ANKARA (Reuters) - A Turkish court ordered the release of a jailed opposition lawmaker on Thursday who had been sentenced to more than five years for disclosing government secrets, the state-run Anadolu news agency said.
Enis Berberoglu was the first lawmaker from the main opposition Republican People’s Party (CHP) to be jailed amid government purges following a failed military coup in 2016.
Berberoglu was initially sentenced in June 2017, to 25 years for espionage on charges that he gave an opposition newspaper a video purporting to show Turkey’s intelligence agency trucking weapons into Syria. He denied the charges.
In a retrial in February, Berberoglu’s jail sentence was cut to five years and 10 months in jail. [nL8N1Q31RH] In Turkey’s snap parliamentary election in June, Berberoglu was re-elected to parliament from behind bars.
Turkey’s court of appeals ruled on Thursday that Berberoglu’s sentence should be suspended and it freed him for the remainder of his term as a CHP lawmaker, Anadolu said.
The court of appeals was not immediately available for comment.
The opposition Cumhuriyet daily published its original report about the alleged weapons shipment to Syria based on a video that allegedly came from Berberoglu.
Two of the newspaper’s journalists, Can Dundar and Erdem Gul, were sentenced to at least five years in jail over the report, but were later released pending an appeal process.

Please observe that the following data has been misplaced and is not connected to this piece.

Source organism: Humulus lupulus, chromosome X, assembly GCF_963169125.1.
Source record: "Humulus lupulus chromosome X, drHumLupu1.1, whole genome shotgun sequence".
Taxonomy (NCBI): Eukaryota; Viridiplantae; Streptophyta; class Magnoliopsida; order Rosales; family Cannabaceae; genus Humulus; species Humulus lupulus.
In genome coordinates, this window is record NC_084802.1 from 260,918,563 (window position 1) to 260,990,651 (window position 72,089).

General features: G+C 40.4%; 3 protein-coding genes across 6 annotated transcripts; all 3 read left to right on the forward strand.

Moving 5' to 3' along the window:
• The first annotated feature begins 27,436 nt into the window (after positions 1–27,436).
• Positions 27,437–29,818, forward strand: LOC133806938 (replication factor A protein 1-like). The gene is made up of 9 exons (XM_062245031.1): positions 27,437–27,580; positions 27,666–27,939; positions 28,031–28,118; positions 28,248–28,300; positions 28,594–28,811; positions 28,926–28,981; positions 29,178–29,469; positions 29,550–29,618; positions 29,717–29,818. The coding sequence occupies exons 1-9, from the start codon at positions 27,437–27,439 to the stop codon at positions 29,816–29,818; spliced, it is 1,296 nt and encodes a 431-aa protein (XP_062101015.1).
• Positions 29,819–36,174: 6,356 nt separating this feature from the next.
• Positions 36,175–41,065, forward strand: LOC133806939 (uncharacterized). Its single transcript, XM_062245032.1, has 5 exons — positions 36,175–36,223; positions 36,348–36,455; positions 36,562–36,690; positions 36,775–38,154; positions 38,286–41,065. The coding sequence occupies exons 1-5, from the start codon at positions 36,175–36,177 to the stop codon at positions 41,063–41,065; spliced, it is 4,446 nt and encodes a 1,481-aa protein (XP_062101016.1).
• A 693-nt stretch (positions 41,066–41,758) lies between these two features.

Dundar, who for critics of President Tayyip Erdogan’s post-coup security clampdown has become a symbol of press freedom, has since left Turkey and is now being tried in absentia. Gul remains in the country and free while his appeal is in process.
More than 50,000 people have been detained and more than 150,000 have been sacked or suspended from their jobs since the abortive coup in July 2016. Around 150 media outlets have also been shut down, while 160 journalists have been jailed.
In April, a Turkish court sentenced 14 staff of Cumhuriyet to prison on terrorism charges and acquitted three, in a case that sparked global outrage over press freedom under Erdogan.
Reporting by Tuvan Gumrukcu; Editing by Gareth Jones